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I really don't like spending much on exhausts so bought a Chinese slip on off Ali Express Buy Products Online from China Wholesalers at Aliexpress.com
Basically I just wanted to hear the bike, save some weight, and free up heel room after shifting the pegs back about 70mm.
I've had good success with chinese slip ons on my other two 250cc bikes. The oldest slip on being about 10 years and still fine apart from the scratches I put on it myself (It can handle an ample amount of tarmac grinding...). I'm not a fan of fake branding so ordered the unbranded one. It came with a fake Acrapovic sticker I won't be using.

The Chinese slip on subjectively feels about a third of the weight of the oem muffler. It sounds decent to me. No doubt there are exhausts that sound better, but I'm not too fussed for a parallel twin.
Comes with a DB reducer that itself can be further adjusted. I'm currently running the DB reducer minus a small plate that blocks the far end of the perforated DB reducer tube. Reason being it still sounds good, but takes the edge off, and in the back of my mind I'm wanting to keep some restriction to avoid leaning the bike out when it's already on the lean edge. I'm not getting pops on deceleration, so that's good.

One issue I found with the DB reducer installed is there's enough pressure in the slip on to start oozing mystery stuff out of the joins. Construction is three piece, tip, body and base. All riveted with those bands. Initially goo came out of the join areas between the pieces, and then out of the rivet points. The white goo was a once off after the first couple of runs, then a small amount of brownish stuff from some rivet points. After wiping away progressively smaller amounts of this stuff every ride, I'm hoping it will disappear altogether. It is minor, but noticeable. Probably less/no ooze if running without DB reducer.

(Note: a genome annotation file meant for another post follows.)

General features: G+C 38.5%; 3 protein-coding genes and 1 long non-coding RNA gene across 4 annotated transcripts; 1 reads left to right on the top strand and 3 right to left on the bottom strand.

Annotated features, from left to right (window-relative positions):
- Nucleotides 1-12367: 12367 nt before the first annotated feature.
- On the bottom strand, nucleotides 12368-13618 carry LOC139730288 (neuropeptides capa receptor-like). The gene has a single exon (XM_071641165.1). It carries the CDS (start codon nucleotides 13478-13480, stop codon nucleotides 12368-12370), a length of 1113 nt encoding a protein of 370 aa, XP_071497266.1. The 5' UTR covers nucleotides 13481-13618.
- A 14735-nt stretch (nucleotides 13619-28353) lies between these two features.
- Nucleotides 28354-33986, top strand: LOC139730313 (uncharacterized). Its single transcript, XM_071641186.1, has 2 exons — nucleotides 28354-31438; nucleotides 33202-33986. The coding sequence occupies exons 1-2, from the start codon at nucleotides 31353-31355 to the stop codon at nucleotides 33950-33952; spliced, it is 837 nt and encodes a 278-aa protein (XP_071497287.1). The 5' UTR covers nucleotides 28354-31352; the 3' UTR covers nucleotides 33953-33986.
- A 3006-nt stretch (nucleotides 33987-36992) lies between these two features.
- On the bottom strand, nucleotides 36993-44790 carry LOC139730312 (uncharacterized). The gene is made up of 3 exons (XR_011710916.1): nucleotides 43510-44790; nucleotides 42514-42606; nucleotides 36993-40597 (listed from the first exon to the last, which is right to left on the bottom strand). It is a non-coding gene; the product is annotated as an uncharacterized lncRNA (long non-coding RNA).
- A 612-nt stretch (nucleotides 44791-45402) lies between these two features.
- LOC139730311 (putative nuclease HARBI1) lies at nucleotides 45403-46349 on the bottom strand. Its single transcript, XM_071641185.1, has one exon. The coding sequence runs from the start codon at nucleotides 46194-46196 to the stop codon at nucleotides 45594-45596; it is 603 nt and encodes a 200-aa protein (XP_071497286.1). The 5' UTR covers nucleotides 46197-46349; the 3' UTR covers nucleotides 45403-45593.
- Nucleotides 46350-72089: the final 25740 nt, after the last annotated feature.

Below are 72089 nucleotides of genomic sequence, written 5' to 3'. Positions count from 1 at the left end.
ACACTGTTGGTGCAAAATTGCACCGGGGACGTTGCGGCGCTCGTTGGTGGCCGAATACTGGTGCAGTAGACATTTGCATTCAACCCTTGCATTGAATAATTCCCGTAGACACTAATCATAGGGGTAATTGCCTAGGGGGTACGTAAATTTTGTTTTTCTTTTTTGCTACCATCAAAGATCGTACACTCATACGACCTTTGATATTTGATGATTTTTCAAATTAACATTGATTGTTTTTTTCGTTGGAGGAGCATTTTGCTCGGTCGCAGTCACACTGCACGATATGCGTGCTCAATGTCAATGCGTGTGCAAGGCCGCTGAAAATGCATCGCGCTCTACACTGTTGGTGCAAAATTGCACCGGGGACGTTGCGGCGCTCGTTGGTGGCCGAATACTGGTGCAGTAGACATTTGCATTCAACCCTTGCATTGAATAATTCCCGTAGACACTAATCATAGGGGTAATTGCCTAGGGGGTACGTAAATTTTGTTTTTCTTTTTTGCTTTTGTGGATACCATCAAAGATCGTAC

Install was uneventful except for the extremely tight fit between the slip on and the midpipe. I had to tap the mid pipe in by striking all around the other end with a wooden stick.
The mounting isn't as clean as more expensive options, having that stepped connecting bracket to the pillion bracket mount. Again, not something that concerns me. One of the bracket mounting bolts was much longer than needed though, so switched it out for shorter one I had lying around. After a few rides I also stripped the bolt that holds in the DB reducer when I unnecessarily tightened it further. Swapped it out for a shorter one.
I'll be ditching the pillion bracket for a cheap ebay exhaust hanger before long.

*Sound file running no DB reducer *Expired, updated link here Post info | SndUp) Note that clicking "download audio" just takes you to a web player, doesn't actually download anything.

*Sound file running part baffle (baffle with its removable block off plate removed.) Post info | SndUp